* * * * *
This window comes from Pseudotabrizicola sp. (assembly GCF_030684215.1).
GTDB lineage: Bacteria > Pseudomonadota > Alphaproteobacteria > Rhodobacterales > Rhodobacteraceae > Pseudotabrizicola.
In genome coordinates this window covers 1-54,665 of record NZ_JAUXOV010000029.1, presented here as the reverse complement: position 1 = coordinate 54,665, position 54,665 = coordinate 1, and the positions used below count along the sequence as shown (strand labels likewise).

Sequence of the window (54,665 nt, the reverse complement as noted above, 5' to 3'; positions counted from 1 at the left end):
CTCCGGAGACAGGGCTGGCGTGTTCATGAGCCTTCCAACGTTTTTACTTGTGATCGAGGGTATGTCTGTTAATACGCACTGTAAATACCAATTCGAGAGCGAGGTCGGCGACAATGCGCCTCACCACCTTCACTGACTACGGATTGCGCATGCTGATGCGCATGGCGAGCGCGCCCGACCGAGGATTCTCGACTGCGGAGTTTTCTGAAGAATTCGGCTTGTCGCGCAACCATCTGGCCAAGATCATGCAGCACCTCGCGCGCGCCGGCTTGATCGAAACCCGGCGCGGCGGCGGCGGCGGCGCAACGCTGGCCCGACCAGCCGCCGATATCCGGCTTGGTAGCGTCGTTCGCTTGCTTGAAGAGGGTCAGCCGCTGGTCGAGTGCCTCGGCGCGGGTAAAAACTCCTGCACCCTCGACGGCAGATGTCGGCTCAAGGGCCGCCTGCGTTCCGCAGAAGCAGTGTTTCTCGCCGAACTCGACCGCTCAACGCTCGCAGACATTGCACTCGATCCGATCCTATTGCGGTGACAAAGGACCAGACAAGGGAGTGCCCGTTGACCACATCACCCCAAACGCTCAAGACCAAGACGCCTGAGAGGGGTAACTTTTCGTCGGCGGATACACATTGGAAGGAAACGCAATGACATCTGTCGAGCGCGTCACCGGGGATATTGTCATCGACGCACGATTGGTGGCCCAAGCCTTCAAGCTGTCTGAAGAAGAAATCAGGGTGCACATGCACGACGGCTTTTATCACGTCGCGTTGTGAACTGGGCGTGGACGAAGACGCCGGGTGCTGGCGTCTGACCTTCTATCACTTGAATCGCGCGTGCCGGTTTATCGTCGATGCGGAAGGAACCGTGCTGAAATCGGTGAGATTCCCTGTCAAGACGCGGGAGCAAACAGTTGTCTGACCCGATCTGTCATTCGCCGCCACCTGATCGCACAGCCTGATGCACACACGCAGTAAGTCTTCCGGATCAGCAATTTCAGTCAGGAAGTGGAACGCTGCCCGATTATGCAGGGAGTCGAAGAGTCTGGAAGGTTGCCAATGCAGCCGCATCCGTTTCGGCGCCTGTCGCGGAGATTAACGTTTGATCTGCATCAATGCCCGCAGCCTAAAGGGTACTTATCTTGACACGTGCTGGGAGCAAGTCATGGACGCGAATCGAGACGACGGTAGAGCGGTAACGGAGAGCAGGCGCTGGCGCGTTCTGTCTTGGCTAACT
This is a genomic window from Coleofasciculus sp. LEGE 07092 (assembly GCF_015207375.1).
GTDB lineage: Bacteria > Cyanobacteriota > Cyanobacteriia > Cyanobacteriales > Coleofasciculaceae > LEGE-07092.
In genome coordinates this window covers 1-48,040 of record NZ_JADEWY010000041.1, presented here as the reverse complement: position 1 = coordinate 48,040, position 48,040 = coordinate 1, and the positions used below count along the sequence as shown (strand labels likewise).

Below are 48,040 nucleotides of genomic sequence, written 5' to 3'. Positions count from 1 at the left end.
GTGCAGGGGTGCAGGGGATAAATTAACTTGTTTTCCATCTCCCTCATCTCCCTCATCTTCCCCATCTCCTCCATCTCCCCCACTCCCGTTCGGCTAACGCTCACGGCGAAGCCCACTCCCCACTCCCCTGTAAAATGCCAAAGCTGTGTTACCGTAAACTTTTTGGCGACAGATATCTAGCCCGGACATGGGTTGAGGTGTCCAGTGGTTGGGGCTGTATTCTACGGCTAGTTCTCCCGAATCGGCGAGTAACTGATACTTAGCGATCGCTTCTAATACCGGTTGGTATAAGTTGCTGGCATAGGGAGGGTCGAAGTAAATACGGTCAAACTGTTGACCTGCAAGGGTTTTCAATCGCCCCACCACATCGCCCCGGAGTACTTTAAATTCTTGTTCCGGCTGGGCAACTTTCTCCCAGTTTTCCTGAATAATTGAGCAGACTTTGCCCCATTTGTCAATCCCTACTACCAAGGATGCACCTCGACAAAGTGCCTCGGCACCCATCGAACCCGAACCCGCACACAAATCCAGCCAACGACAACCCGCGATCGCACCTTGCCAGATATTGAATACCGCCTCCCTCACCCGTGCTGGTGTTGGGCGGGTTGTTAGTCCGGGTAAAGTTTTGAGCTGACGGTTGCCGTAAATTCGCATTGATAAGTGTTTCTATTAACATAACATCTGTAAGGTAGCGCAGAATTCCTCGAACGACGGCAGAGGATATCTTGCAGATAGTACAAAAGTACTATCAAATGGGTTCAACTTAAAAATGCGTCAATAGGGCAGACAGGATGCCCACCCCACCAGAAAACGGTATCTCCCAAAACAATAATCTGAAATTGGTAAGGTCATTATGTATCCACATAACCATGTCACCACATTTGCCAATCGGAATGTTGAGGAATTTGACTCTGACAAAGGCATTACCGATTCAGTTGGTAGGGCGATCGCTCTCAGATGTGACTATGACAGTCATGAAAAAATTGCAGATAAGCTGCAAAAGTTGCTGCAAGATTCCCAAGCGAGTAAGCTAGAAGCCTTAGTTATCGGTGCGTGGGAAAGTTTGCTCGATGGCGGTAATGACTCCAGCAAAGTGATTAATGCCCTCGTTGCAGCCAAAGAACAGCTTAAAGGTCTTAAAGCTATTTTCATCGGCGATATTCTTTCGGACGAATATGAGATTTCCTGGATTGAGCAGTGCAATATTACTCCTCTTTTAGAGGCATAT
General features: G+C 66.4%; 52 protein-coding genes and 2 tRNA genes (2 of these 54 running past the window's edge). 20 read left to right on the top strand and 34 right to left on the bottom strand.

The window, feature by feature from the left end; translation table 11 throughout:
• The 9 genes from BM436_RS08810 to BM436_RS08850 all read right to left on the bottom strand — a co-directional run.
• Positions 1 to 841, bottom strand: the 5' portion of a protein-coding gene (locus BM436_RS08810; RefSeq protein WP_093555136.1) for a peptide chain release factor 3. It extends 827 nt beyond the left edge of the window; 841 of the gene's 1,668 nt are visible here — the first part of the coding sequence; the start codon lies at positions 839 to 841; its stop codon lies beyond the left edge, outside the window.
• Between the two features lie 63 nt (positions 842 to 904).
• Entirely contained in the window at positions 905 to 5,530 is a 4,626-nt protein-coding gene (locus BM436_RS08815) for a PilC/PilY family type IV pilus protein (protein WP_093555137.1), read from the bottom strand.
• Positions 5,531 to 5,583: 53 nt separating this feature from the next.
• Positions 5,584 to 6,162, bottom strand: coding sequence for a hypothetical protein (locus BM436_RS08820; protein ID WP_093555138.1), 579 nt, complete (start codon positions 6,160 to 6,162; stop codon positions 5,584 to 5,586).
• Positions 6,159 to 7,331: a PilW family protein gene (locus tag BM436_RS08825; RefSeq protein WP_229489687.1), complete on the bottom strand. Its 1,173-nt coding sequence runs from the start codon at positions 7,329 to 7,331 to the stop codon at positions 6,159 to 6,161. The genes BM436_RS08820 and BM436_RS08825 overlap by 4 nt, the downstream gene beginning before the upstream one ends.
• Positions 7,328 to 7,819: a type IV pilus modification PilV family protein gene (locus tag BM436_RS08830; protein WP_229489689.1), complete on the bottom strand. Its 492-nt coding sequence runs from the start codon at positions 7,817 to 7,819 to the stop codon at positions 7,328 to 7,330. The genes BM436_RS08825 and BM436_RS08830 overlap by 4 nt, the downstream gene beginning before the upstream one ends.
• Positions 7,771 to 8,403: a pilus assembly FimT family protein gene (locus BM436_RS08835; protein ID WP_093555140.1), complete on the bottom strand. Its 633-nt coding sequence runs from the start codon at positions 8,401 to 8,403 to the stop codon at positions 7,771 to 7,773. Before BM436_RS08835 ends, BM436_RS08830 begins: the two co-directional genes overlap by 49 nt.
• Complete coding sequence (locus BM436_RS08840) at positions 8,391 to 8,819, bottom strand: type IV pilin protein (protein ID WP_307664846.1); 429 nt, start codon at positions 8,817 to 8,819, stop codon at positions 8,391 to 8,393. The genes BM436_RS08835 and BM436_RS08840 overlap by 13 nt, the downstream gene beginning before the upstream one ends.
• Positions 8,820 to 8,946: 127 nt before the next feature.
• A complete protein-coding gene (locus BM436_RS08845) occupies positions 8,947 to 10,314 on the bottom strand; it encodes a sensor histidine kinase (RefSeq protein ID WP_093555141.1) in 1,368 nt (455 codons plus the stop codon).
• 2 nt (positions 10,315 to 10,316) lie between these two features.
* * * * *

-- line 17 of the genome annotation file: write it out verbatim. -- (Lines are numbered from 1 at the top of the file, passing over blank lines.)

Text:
• Positions 5,531 to 5,583: 53 nt separating this feature from the next.